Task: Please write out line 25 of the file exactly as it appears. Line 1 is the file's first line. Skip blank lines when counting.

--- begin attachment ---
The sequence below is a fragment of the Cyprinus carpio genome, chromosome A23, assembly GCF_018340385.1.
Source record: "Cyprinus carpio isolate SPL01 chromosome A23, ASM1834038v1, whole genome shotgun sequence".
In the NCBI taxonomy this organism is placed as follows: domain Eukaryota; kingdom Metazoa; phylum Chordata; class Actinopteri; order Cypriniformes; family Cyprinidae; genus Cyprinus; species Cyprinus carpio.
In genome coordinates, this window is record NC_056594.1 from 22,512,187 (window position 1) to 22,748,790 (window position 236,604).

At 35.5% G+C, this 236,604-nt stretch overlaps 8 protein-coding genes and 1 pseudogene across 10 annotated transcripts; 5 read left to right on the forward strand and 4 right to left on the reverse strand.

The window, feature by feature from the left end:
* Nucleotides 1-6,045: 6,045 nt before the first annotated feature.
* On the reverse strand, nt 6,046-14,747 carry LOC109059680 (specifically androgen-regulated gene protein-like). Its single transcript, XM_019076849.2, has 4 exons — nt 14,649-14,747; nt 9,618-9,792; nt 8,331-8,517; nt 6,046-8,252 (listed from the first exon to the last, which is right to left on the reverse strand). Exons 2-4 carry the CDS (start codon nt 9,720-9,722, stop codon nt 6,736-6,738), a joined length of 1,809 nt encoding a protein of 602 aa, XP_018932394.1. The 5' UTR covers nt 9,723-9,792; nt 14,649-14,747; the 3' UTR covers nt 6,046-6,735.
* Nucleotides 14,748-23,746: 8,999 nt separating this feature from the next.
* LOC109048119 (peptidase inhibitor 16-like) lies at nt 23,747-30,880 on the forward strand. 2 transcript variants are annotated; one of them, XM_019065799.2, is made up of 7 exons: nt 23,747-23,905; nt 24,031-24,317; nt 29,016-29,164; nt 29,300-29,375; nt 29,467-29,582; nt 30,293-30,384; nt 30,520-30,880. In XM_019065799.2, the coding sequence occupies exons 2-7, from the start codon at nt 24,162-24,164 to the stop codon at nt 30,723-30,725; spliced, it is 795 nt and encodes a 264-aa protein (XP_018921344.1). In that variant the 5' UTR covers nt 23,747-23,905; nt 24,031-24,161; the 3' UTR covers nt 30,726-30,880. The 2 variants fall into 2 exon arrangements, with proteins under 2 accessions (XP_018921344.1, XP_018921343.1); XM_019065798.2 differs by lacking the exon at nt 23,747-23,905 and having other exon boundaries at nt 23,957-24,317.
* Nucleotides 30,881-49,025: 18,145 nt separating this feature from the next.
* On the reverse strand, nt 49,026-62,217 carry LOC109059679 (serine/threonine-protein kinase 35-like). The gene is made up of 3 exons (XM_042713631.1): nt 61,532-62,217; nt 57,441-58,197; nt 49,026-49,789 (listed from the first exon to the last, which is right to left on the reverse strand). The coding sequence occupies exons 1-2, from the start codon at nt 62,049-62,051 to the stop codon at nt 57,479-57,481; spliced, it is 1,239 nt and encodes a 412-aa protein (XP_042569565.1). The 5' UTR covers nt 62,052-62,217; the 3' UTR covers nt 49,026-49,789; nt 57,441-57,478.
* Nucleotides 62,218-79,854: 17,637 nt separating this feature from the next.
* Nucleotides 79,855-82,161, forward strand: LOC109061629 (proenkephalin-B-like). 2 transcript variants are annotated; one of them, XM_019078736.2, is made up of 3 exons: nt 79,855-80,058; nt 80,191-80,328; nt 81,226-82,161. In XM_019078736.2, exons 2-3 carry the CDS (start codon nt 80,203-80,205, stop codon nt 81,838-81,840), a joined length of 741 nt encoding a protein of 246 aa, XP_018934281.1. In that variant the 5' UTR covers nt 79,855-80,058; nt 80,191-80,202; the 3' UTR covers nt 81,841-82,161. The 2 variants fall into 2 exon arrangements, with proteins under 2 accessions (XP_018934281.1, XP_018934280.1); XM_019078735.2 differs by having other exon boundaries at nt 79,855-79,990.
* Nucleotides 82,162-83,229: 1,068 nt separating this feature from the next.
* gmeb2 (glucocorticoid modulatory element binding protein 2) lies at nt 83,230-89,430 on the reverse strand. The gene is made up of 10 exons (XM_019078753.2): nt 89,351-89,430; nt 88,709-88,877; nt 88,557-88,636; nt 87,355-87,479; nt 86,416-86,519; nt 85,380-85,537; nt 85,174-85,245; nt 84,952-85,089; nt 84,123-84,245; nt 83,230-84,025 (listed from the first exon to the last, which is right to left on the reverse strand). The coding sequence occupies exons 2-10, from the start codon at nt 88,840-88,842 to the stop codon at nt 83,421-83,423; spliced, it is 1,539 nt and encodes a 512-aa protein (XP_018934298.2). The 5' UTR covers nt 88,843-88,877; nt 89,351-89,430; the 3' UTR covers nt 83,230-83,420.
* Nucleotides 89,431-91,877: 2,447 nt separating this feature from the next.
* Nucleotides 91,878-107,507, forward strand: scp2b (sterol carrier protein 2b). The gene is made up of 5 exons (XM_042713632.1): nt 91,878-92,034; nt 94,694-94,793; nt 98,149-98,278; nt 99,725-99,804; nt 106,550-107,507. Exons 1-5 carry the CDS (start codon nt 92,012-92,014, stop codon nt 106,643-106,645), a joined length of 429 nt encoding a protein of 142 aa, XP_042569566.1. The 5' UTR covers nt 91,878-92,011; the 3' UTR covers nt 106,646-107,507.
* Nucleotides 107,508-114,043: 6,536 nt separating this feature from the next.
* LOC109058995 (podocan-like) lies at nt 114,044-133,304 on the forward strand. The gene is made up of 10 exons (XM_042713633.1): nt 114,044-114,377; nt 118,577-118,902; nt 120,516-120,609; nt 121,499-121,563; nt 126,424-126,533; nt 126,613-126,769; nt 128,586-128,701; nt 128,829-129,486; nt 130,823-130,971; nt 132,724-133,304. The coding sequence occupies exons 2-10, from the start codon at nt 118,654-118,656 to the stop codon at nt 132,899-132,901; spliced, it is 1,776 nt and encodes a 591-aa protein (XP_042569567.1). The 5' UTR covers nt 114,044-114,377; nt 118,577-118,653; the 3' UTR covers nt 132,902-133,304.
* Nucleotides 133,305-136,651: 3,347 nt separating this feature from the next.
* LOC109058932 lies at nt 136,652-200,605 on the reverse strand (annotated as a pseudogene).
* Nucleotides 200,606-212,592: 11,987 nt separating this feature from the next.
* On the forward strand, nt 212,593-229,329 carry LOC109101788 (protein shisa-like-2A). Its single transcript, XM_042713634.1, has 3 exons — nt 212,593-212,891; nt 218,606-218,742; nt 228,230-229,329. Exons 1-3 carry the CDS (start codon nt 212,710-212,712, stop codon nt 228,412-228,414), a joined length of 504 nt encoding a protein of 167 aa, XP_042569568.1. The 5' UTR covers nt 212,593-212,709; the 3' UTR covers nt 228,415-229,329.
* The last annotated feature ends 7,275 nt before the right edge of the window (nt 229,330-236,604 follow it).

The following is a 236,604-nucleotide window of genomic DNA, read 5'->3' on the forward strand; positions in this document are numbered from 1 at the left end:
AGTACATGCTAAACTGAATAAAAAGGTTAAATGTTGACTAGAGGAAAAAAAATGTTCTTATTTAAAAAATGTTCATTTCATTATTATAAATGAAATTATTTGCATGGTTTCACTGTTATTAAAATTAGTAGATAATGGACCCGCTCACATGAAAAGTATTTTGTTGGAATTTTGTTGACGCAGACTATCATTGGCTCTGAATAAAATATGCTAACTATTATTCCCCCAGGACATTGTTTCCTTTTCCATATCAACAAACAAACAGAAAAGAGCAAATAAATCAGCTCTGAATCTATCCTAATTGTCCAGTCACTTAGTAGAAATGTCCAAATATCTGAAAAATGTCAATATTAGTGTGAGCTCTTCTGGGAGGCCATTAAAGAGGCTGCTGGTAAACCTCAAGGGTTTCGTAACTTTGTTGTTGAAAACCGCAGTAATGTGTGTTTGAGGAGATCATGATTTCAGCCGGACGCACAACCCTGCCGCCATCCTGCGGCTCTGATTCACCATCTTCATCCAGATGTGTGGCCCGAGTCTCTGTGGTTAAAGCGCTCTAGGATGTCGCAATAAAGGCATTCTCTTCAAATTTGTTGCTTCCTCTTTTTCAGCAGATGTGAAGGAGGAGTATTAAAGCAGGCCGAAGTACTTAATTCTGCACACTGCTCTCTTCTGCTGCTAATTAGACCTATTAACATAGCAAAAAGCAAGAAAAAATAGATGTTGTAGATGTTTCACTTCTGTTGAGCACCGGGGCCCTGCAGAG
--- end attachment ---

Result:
* The last annotated feature ends 7,275 nt before the right edge of the window (nt 229,330-236,604 follow it).